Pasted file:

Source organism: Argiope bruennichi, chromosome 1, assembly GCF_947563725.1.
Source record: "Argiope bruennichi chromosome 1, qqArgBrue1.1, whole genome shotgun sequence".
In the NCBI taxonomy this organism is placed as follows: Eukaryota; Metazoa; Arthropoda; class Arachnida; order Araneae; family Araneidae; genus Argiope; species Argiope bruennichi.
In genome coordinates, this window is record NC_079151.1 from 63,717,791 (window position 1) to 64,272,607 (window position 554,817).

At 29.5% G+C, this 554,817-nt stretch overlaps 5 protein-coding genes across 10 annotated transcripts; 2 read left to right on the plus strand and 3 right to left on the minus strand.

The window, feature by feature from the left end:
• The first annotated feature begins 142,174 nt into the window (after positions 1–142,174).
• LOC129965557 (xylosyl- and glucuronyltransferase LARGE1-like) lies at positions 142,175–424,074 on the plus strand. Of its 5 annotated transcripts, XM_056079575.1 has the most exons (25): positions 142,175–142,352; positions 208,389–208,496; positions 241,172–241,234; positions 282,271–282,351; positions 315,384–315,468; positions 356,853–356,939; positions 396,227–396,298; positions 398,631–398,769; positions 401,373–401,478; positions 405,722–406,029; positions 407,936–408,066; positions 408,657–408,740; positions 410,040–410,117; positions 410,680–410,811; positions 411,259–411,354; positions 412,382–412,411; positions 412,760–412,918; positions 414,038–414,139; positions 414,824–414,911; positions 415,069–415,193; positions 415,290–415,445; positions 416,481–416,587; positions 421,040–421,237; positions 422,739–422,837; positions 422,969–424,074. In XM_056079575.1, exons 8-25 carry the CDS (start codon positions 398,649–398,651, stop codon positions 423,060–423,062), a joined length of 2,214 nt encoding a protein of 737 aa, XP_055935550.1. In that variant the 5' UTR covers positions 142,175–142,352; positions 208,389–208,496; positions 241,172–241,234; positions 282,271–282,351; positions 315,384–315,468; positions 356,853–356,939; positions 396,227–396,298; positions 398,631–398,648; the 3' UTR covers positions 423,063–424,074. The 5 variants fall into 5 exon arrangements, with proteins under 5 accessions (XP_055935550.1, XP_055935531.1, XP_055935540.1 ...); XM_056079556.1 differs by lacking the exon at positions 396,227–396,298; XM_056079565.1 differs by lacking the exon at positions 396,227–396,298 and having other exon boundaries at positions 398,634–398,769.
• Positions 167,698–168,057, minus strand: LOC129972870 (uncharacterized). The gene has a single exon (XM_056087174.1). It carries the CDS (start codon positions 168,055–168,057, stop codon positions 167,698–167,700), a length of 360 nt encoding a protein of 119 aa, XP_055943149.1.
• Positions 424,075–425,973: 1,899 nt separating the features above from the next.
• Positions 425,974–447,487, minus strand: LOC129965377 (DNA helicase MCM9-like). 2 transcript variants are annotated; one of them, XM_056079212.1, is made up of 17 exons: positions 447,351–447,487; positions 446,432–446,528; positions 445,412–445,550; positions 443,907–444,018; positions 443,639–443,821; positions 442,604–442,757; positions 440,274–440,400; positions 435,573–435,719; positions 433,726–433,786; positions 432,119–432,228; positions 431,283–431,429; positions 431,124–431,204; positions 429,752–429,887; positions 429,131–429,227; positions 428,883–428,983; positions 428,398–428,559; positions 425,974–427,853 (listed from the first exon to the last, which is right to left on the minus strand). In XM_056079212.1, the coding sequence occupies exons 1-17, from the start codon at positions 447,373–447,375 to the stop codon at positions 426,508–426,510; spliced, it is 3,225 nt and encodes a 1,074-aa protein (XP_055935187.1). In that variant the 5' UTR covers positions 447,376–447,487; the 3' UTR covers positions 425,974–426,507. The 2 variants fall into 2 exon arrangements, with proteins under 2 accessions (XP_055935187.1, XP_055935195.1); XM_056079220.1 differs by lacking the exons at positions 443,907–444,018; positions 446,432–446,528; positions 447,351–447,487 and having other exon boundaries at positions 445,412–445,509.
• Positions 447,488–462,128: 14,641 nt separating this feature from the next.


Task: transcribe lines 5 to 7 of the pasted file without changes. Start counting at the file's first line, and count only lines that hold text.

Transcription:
At 29.5% G+C, this 554,817-nt stretch overlaps 5 protein-coding genes across 10 annotated transcripts; 2 read left to right on the plus strand and 3 right to left on the minus strand.

The window, feature by feature from the left end:
• The first annotated feature begins 142,174 nt into the window (after positions 1–142,174).